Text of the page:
and led them where no enemy would find them.
And she delivered them up to freedom,
far from the slave-holding southern states.
And when they went south again in arms,
they fought for the right to their own land,
and won the right to see their kin again.
Yet the whites would not be reconciled,
and the terms of the peace they rebuked.
They went back to their old ways at once,
like a rifle that always misfires.
Their fiery crosses offended God,
these men who idolized whiteness and hate.
And the God of Moses reacted swiftly,
cutting off the Jim Crow whites from grace.
God withdrew from their homes and their hearts,
the spirit no longer shared their travails.
He turned His back while demagogues and crooks
assumed the reins of power in the south.
Even those He had freed felt him absence,
for his wroth no longer made distinctions.
The youth of their cities burned out, took drugs,
children had children, unmarried, alone.
The statesmen who fought for justice were slain,
and their legacies died with them, unmourned.
Now you must stir yourselves from this stupor,
like magicians freed from an evil spell.
You must fight the corrupt, pandering shills,
bring the ignorant poor out of their thrall.
The old ways will not serve you in your task,
the hesitancy of the middle path won’t work.
You must take new vows, invent new values,
true to the past, but not bound by its errors.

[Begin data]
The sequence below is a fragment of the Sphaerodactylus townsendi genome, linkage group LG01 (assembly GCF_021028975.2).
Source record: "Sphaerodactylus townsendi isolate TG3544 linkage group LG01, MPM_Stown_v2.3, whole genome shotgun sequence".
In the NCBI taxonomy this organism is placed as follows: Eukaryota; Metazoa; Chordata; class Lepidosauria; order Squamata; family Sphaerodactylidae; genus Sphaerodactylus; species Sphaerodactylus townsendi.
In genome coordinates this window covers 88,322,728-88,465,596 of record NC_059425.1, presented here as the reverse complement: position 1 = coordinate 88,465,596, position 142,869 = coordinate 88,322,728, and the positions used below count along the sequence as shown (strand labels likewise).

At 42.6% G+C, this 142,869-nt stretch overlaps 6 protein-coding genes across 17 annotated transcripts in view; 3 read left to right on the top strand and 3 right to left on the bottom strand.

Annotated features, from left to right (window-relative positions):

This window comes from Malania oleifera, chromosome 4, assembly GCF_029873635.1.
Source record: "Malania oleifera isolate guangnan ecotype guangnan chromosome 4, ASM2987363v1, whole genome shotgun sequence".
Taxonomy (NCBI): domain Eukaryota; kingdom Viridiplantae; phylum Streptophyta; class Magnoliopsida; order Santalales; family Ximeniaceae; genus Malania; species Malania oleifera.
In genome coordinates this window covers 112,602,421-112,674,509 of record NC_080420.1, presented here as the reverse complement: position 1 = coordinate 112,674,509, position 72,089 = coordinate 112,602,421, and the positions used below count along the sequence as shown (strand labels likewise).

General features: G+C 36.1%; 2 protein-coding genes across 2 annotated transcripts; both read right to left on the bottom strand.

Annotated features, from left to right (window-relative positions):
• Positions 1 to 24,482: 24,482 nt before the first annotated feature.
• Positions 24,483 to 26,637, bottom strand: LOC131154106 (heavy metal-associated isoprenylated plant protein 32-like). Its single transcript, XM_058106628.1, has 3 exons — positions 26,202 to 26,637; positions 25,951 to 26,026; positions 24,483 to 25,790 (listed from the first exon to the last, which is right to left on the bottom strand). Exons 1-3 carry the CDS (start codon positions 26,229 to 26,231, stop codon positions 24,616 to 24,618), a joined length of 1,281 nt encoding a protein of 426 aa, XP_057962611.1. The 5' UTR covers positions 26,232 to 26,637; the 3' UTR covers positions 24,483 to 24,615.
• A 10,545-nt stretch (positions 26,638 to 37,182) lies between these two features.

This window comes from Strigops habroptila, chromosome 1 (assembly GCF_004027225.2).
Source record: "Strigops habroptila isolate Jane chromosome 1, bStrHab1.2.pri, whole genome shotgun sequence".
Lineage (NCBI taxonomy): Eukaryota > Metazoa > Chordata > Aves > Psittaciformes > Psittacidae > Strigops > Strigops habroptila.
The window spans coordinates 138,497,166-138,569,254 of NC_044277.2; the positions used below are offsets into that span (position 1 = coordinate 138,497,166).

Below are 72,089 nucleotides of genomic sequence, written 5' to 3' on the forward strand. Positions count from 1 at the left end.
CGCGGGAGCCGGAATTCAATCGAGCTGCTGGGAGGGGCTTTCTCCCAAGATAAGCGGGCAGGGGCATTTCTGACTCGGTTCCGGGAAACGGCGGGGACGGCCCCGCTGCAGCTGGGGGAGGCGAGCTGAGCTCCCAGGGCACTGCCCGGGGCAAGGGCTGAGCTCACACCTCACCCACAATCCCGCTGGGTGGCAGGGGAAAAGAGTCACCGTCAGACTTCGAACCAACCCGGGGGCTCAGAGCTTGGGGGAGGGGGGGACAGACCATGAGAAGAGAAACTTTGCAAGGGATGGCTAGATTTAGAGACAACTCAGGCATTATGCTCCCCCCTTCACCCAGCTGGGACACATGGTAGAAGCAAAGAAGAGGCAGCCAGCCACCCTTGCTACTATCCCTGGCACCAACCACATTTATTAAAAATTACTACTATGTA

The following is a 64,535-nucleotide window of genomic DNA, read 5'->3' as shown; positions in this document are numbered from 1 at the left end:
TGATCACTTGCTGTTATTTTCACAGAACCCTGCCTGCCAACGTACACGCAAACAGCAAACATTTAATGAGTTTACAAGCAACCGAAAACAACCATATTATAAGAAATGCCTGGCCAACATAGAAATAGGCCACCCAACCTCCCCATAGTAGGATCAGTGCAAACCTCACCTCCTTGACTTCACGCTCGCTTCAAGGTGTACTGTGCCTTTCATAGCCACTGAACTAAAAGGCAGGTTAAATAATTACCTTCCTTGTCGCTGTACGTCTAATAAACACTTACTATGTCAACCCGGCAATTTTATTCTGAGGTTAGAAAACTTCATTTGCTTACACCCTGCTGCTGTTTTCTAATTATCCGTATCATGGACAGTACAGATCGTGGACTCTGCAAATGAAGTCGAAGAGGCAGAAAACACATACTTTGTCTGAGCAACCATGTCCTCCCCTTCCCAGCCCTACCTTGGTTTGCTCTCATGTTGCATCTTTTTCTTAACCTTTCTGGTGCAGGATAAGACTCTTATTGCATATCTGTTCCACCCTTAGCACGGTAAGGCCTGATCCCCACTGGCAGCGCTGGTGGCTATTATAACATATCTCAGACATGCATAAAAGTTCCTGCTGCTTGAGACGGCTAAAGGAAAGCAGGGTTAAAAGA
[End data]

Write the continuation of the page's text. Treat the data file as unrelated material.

You must retake the commanding heights for love,
before the earth and all that’s in it burns.
Be able to lead those who only follow,
a shepherd to the lost, not the lucky few.
For if you cannot lead manind, the rest
will go to ruin from their ignorance,
and the elect will go without in turn.
Do not silence your conscience in this task,
but do it well, with statecraft and with nerve.

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On sighting the Acheron

The adventurers in Master and Commander: The Far Side of the World aren’t an overly churchy lot, so this version of the 66th Psalm is admittedly a stretch, but the Psalm had some nautical features that seemed to make it amenable to adaptation. I finally bought the books this movie is based on, but I can’t stand to read them – they’re too good! Reading one makes me feel as guilty as if I just wolfed down a pint of double chocolate ice cream….

Shout out huzzah, to all the world!
Sing out the glory of England’s pride.
Praise be to God for victory.
Say at prayers, “How fierce in battle.
Ships scatter before the Lord’s might.”
Though we sail the far side of the world,
with God’s help all we meet is subdued.
Witness the acts of our Lord,
awesome in catalogued wonders.
Out of the sea he raised fresh water,
and finches on bare cindercones.
He alone can crown England’s might.
For the Lord’s tests probe all nations.
Pity those who rise against him.
May all our people bless our God,
and all aloud give him praise,